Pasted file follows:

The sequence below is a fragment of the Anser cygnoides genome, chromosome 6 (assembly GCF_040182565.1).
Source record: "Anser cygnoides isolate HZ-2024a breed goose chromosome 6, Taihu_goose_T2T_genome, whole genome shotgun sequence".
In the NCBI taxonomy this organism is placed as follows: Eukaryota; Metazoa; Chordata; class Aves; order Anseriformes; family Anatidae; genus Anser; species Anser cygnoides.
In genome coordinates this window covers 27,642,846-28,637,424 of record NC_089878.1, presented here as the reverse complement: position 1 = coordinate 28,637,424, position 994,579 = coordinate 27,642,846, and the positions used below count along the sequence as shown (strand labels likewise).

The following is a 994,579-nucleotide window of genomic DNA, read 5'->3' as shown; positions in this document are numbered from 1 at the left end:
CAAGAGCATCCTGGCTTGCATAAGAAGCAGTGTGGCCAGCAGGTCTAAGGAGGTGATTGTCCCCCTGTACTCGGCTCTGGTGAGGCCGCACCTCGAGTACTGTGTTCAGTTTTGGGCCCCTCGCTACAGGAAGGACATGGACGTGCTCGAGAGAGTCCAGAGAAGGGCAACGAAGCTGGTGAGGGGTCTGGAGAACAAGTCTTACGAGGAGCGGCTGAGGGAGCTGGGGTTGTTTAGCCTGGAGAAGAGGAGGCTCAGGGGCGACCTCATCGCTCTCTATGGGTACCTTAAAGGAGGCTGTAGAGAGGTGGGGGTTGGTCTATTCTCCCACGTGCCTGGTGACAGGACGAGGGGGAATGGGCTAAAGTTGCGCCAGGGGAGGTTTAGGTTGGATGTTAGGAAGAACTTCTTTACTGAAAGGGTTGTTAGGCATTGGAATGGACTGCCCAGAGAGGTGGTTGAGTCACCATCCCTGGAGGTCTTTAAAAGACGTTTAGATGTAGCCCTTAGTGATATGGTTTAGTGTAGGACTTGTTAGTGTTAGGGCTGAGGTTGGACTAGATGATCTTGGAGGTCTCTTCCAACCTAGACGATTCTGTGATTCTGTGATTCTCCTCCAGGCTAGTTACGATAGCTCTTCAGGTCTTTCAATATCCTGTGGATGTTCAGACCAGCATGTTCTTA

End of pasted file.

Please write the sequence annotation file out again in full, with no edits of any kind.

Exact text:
The sequence below is a fragment of the Anser cygnoides genome, chromosome 6 (assembly GCF_040182565.1).
Source record: "Anser cygnoides isolate HZ-2024a breed goose chromosome 6, Taihu_goose_T2T_genome, whole genome shotgun sequence".
In the NCBI taxonomy this organism is placed as follows: Eukaryota; Metazoa; Chordata; class Aves; order Anseriformes; family Anatidae; genus Anser; species Anser cygnoides.
In genome coordinates this window covers 27,642,846-28,637,424 of record NC_089878.1, presented here as the reverse complement: position 1 = coordinate 28,637,424, position 994,579 = coordinate 27,642,846, and the positions used below count along the sequence as shown (strand labels likewise).

The following is a 994,579-nucleotide window of genomic DNA, read 5'->3' as shown; positions in this document are numbered from 1 at the left end:
CAAGAGCATCCTGGCTTGCATAAGAAGCAGTGTGGCCAGCAGGTCTAAGGAGGTGATTGTCCCCCTGTACTCGGCTCTGGTGAGGCCGCACCTCGAGTACTGTGTTCAGTTTTGGGCCCCTCGCTACAGGAAGGACATGGACGTGCTCGAGAGAGTCCAGAGAAGGGCAACGAAGCTGGTGAGGGGTCTGGAGAACAAGTCTTACGAGGAGCGGCTGAGGGAGCTGGGGTTGTTTAGCCTGGAGAAGAGGAGGCTCAGGGGCGACCTCATCGCTCTCTATGGGTACCTTAAAGGAGGCTGTAGAGAGGTGGGGGTTGGTCTATTCTCCCACGTGCCTGGTGACAGGACGAGGGGGAATGGGCTAAAGTTGCGCCAGGGGAGGTTTAGGTTGGATGTTAGGAAGAACTTCTTTACTGAAAGGGTTGTTAGGCATTGGAATGGACTGCCCAGAGAGGTGGTTGAGTCACCATCCCTGGAGGTCTTTAAAAGACGTTTAGATGTAGCCCTTAGTGATATGGTTTAGTGTAGGACTTGTTAGTGTTAGGGCTGAGGTTGGACTAGATGATCTTGGAGGTCTCTTCCAACCTAGACGATTCTGTGATTCTGTGATTCTCCTCCAGGCTAGTTACGATAGCTCTTCAGGTCTTTCAATATCCTGTGGATGTTCAGACCAGCATGTTCTTA